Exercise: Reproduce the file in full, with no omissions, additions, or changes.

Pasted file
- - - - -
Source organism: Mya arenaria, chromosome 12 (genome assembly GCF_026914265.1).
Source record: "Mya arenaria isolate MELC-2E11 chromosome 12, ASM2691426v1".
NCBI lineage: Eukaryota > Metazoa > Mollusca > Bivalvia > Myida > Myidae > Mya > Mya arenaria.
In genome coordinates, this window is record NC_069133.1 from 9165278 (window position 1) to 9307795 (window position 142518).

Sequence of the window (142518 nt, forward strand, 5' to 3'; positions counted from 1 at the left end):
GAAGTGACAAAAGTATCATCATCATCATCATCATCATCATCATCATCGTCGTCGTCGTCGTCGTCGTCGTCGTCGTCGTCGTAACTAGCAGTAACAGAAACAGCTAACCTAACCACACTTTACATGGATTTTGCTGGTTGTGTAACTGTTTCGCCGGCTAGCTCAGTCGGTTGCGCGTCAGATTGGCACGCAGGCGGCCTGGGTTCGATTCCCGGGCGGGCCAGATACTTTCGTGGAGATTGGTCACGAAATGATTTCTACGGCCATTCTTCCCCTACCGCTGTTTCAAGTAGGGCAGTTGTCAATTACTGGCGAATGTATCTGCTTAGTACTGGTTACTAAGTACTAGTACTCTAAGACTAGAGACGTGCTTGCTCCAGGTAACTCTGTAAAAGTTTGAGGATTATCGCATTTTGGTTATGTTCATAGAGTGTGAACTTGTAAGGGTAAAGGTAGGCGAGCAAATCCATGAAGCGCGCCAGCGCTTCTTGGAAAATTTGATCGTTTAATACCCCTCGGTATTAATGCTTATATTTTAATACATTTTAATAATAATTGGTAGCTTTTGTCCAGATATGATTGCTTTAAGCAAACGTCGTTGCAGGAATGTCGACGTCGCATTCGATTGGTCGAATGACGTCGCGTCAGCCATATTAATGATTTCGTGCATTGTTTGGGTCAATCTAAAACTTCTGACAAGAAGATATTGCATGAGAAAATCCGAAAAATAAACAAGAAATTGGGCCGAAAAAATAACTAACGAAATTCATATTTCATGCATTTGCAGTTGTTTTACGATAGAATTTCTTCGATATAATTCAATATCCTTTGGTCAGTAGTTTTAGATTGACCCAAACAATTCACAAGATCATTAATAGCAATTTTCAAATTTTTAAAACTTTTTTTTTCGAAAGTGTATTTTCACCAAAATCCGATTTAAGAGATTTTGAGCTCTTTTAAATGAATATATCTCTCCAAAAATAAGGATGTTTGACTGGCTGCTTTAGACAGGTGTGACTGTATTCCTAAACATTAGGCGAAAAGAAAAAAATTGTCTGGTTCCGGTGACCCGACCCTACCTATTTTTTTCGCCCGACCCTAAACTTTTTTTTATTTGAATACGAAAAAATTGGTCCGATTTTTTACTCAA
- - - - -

Source organism: Mya arenaria, chromosome 12 (genome assembly GCF_026914265.1).
Source record: "Mya arenaria isolate MELC-2E11 chromosome 12, ASM2691426v1".
NCBI lineage: Eukaryota > Metazoa > Mollusca > Bivalvia > Myida > Myidae > Mya > Mya arenaria.
In genome coordinates, this window is record NC_069133.1 from 9165278 (window position 1) to 9307795 (window position 142518).

Sequence of the window (142518 nt, forward strand, 5' to 3'; positions counted from 1 at the left end):
GAAGTGACAAAAGTATCATCATCATCATCATCATCATCATCATCATCGTCGTCGTCGTCGTCGTCGTCGTCGTCGTCGTCGTAACTAGCAGTAACAGAAACAGCTAACCTAACCACACTTTACATGGATTTTGCTGGTTGTGTAACTGTTTCGCCGGCTAGCTCAGTCGGTTGCGCGTCAGATTGGCACGCAGGCGGCCTGGGTTCGATTCCCGGGCGGGCCAGATACTTTCGTGGAGATTGGTCACGAAATGATTTCTACGGCCATTCTTCCCCTACCGCTGTTTCAAGTAGGGCAGTTGTCAATTACTGGCGAATGTATCTGCTTAGTACTGGTTACTAAGTACTAGTACTCTAAGACTAGAGACGTGCTTGCTCCAGGTAACTCTGTAAAAGTTTGAGGATTATCGCATTTTGGTTATGTTCATAGAGTGTGAACTTGTAAGGGTAAAGGTAGGCGAGCAAATCCATGAAGCGCGCCAGCGCTTCTTGGAAAATTTGATCGTTTAATACCCCTCGGTATTAATGCTTATATTTTAATACATTTTAATAATAATTGGTAGCTTTTGTCCAGATATGATTGCTTTAAGCAAACGTCGTTGCAGGAATGTCGACGTCGCATTCGATTGGTCGAATGACGTCGCGTCAGCCATATTAATGATTTCGTGCATTGTTTGGGTCAATCTAAAACTTCTGACAAGAAGATATTGCATGAGAAAATCCGAAAAATAAACAAGAAATTGGGCCGAAAAAATAACTAACGAAATTCATATTTCATGCATTTGCAGTTGTTTTACGATAGAATTTCTTCGATATAATTCAATATCCTTTGGTCAGTAGTTTTAGATTGACCCAAACAATTCACAAGATCATTAATAGCAATTTTCAAATTTTTAAAACTTTTTTTTTCGAAAGTGTATTTTCACCAAAATCCGATTTAAGAGATTTTGAGCTCTTTTAAATGAATATATCTCTCCAAAAATAAGGATGTTTGACTGGCTGCTTTAGACAGGTGTGACTGTATTCCTAAACATTAGGCGAAAAGAAAAAAATTGTCTGGTTCCGGTGACCCGACCCTACCTATTTTTTTCGCCCGACCCTAAACTTTTTTTTATTTGAATACGAAAAAATTGGTCCGATTTTTTACTCAA